Squamous Cell Carcinoma: Get Your Skin Checked
A cancer diagnosis can be devastating, and skin cancer is no exception. We often do not appreciate our beautiful and hardworking skin until squamous cell carcinoma, or another skin cancer is diagnosed. That is the reason Shereen Timani, M.D., at Johns Creek Dermatology in Johns Creek, GA, stresses regularly scheduled appointments to have your skin checked.
The Beauty of Skin
Human skin is amazing. Since it is the largest organ on the body, dermatologists like Dr. Timani have to study extensively to understand how it works and what can go wrong with it. Skin helps regulate body temperature and water loss. It monitors sensation to protect the body. The word “cutaneous” is often used in describing dermatological conditions. It is Latin and simply means “of the skin.” Skin types range from dry to oily, and skin colors vary widely.
Sun Worshipers Beware
No matter what type or color, a person’s skin can harbor up to or more than 1000 species of bacteria. Skin cancer is a condition that often appears in sun worshippers or individuals whose jobs are mainly conducted outside. Squamous cell carcinoma, SCC, the second most common form of skin cancer, is a condition Dr. Timani can diagnose and treat in her office. It can appear anywhere on the body but most commonly is found on areas that are constantly exposed to the sun such as the lips, face, scalp, neck, hands, arms, and legs.
Look For the Signs
SCC should not be left untreated. If you have a scaly red patch or an open sore that does not go away, get checked by a board-certified dermatologist to make sure it is not cancer. Getting an all-over skin check once a year is a key to catching a problem early. Early treatment is the key to survival when it comes to cancer. Since more than 15,000 Americans die each year from SCC, it’s critical to make sure you do not become a victim.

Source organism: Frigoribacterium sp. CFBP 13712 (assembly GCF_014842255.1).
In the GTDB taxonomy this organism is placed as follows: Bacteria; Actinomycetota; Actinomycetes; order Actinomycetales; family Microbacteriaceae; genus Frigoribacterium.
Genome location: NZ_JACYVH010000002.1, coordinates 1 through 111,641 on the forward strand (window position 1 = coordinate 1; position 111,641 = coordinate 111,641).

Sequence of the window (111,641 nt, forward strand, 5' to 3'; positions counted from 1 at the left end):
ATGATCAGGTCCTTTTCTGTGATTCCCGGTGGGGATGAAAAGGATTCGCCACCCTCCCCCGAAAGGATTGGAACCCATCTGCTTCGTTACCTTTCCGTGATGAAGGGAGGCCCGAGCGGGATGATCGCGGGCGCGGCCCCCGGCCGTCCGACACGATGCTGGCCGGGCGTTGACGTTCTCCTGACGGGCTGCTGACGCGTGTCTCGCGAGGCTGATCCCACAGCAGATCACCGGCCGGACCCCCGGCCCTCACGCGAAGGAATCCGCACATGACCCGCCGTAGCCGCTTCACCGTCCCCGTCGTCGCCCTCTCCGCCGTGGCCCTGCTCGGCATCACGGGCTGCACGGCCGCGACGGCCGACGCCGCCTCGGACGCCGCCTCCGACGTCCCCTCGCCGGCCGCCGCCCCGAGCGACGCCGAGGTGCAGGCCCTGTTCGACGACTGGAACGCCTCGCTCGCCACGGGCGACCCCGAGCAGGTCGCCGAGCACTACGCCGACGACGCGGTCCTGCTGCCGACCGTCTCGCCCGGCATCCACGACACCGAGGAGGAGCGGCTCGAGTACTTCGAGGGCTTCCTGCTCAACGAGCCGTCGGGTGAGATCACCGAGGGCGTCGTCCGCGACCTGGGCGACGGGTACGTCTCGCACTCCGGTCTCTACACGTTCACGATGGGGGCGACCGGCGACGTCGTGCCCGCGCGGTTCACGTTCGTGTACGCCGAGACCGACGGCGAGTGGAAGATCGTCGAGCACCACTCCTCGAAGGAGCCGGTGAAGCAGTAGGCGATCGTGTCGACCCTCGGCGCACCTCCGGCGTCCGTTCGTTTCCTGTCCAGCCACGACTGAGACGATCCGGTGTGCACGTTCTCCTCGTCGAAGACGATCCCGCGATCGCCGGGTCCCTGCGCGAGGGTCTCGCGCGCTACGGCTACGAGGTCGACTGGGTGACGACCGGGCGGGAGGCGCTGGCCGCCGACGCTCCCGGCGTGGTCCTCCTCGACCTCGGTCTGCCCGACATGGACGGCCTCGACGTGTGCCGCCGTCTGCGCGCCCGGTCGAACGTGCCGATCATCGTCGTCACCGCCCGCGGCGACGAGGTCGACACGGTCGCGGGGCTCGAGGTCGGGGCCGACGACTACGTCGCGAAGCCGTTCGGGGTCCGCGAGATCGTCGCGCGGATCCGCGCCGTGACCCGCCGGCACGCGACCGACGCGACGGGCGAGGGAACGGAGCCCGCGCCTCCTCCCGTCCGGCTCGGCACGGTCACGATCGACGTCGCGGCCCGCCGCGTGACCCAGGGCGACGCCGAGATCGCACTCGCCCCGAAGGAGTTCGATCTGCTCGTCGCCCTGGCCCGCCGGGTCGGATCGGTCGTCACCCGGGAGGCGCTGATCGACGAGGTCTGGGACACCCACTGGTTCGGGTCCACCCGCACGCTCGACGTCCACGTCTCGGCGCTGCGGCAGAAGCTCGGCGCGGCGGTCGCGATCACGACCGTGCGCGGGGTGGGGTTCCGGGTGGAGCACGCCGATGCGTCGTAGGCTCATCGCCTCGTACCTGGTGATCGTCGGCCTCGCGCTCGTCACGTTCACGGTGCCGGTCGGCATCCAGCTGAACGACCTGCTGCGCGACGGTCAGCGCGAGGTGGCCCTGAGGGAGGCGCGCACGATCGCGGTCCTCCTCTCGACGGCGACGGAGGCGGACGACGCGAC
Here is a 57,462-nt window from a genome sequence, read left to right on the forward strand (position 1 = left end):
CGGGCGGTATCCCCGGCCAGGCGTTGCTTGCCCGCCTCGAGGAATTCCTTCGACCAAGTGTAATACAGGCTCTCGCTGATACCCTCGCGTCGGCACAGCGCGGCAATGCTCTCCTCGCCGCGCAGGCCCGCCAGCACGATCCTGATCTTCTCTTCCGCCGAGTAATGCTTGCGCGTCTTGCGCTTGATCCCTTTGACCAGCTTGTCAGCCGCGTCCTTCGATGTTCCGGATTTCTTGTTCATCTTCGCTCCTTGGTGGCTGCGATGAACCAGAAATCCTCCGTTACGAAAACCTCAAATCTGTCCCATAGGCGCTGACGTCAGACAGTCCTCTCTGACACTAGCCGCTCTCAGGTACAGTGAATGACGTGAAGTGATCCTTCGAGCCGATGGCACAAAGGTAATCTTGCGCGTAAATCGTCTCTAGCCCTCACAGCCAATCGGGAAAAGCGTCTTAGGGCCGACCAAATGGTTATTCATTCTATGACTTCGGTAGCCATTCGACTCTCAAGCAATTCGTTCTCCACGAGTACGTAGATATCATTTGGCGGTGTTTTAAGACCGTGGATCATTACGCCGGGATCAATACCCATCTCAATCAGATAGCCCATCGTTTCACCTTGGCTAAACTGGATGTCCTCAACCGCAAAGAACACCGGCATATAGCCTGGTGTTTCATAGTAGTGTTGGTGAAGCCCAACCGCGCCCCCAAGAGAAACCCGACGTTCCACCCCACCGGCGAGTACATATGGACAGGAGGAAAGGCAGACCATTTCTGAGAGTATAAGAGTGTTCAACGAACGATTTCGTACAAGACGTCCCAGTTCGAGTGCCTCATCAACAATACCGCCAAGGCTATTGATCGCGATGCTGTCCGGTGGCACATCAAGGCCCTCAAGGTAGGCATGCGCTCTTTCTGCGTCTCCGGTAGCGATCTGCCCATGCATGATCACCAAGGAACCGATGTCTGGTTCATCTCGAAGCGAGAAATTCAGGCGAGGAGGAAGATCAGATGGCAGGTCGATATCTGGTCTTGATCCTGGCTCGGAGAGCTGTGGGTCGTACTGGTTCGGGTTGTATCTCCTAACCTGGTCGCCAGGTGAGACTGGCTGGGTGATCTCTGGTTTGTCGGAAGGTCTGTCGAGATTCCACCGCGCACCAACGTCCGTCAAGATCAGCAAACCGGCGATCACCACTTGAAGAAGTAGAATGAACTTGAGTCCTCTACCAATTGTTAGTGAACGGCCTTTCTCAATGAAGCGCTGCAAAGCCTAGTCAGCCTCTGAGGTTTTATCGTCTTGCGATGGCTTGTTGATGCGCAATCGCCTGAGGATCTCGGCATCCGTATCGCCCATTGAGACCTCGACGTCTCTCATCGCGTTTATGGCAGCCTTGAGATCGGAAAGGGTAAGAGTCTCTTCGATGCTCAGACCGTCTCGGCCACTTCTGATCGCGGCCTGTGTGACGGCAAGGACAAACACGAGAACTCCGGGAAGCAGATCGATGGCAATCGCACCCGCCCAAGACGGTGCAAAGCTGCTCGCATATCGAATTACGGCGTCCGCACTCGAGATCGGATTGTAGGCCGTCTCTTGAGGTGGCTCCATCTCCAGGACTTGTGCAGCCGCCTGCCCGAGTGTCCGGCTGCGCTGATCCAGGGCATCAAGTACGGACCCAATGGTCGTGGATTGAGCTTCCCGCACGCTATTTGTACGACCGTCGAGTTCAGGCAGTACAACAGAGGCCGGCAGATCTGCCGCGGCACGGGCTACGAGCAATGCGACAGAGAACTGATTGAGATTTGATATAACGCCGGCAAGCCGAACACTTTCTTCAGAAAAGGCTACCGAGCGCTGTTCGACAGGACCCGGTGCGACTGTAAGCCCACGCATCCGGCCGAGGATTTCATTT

Tanning Beds are Not Good
Sun exposure is the cause of most cases of SCC. Long-term exposure to ultraviolet (UV) radiation damages the skin to the point where cells become cancerous. Tanning beds are credited with causing an uptick in the numbers of women who are diagnosed with SCC.
SCC occurs in those who have fair skin, light hair, and blue, green or gray eyes most frequently. Individuals who work in the sun such as construction workers, lawn care professionals, or roofers are more prone to the condition because of the constant exposure to the sun. Even those who spend leisure time in the sun such as golfers or swimmers are more at risk. Anyone who has been diagnosed with basal cell carcinoma should be very careful. This condition can be the precursor of SCC. Tanning beds should be avoided to preserve and protect the skin.
Each patient is unique; therefore, results may vary.
Squamous Cell Carcinoma can be serious if it is not detected in its earliest stage. It’s important to be checked. Make an appointment to see Dr. Timani at Johns Creek Dermatology to make sure you do not have any precancerous conditions or skin cancer. Our office is conveniently located to serve all of North Fulton County including Roswell, Milton, Alpharetta, and Johns Creek.